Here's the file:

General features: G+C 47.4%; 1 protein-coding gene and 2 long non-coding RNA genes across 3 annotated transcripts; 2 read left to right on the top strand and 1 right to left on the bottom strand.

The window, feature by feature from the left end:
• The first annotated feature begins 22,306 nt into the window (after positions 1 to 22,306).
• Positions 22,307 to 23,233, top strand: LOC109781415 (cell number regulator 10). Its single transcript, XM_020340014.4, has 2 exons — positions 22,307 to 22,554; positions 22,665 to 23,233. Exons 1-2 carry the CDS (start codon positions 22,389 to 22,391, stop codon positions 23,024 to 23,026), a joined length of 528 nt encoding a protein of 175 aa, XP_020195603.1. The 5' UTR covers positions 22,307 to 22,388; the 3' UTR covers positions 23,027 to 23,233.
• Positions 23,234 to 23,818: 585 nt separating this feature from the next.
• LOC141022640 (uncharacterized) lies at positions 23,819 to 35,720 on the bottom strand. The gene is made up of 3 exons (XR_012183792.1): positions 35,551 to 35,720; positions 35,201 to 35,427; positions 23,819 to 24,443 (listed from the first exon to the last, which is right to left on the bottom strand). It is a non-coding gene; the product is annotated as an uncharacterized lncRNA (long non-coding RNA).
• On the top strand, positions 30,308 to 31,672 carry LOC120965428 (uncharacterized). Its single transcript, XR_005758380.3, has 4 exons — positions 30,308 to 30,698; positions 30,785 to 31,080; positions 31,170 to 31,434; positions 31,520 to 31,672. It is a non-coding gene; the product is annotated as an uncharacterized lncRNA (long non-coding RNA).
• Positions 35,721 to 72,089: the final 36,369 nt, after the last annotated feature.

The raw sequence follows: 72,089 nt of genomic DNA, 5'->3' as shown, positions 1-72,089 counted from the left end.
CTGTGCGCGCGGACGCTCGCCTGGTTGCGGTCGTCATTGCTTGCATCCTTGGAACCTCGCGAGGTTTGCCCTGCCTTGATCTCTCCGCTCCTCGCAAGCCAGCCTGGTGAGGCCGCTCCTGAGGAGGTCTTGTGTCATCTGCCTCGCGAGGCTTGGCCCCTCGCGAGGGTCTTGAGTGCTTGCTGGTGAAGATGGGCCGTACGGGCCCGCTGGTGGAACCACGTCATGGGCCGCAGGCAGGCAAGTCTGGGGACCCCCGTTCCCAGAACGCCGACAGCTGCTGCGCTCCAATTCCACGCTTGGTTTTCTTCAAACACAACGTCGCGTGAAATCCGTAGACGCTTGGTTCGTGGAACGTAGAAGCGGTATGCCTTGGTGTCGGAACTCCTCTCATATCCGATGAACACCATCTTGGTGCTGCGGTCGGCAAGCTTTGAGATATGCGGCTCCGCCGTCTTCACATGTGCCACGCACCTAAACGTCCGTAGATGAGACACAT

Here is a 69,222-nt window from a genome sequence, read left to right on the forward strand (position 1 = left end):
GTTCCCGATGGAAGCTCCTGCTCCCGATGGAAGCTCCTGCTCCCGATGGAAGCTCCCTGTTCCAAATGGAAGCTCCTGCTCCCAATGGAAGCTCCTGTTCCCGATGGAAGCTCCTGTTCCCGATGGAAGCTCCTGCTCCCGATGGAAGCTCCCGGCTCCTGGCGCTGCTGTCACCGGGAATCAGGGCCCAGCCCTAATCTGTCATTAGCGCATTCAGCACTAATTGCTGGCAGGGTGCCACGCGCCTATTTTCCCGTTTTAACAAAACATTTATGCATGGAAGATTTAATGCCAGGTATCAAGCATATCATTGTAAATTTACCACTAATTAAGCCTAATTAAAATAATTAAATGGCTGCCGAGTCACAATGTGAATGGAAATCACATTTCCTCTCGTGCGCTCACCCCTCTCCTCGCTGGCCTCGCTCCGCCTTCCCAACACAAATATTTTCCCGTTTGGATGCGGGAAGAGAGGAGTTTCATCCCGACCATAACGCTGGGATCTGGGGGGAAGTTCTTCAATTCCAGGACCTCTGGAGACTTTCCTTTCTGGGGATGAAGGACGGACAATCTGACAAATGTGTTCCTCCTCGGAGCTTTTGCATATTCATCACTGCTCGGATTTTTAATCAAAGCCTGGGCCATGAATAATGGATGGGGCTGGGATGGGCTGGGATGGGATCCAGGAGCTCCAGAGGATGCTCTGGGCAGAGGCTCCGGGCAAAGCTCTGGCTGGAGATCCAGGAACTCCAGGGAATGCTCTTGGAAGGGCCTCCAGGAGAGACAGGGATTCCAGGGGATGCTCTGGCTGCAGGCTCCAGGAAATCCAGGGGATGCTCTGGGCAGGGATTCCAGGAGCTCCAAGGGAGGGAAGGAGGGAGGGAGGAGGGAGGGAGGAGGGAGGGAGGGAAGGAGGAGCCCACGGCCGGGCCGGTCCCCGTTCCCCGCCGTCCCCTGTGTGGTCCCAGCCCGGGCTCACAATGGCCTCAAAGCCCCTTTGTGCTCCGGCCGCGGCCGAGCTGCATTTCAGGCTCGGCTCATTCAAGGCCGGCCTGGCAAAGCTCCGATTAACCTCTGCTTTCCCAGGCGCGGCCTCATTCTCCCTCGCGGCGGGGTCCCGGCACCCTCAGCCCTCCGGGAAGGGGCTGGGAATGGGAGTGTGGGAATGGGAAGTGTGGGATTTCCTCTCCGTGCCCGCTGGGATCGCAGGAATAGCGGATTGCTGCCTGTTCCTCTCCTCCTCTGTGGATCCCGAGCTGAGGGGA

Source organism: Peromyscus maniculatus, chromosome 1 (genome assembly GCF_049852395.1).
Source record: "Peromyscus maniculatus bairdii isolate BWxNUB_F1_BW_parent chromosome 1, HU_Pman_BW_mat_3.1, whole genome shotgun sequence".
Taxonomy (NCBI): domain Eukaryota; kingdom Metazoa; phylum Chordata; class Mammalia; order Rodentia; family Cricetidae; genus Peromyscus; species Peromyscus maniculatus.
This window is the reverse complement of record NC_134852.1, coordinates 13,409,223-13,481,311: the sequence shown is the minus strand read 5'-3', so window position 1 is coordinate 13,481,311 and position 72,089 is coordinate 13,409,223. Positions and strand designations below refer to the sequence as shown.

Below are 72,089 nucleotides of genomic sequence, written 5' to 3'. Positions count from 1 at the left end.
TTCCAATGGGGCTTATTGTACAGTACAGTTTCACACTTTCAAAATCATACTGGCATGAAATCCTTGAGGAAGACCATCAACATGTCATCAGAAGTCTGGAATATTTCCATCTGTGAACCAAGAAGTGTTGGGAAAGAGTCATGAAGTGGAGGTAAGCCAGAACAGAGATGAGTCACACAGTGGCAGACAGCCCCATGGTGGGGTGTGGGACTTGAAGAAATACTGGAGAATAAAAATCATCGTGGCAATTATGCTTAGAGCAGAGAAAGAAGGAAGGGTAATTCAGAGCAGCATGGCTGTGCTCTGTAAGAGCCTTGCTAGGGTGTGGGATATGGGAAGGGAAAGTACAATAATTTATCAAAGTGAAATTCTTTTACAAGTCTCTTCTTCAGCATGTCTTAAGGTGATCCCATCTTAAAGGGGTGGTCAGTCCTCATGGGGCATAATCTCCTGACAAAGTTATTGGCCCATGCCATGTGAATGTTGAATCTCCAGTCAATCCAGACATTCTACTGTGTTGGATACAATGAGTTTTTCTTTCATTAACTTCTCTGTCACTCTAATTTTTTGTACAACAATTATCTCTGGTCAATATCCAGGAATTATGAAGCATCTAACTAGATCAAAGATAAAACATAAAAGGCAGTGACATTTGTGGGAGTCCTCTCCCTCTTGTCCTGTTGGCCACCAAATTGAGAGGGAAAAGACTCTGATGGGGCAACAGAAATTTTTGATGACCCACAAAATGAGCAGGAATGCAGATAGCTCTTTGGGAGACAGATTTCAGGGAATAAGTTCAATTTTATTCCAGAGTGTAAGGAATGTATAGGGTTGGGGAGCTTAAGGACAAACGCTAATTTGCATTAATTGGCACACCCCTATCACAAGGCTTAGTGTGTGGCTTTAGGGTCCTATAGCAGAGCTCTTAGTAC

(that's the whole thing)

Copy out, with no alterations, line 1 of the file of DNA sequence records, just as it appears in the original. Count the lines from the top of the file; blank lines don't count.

General features: G+C 47.4%; 1 protein-coding gene and 2 long non-coding RNA genes across 3 annotated transcripts; 2 read left to right on the top strand and 1 right to left on the bottom strand.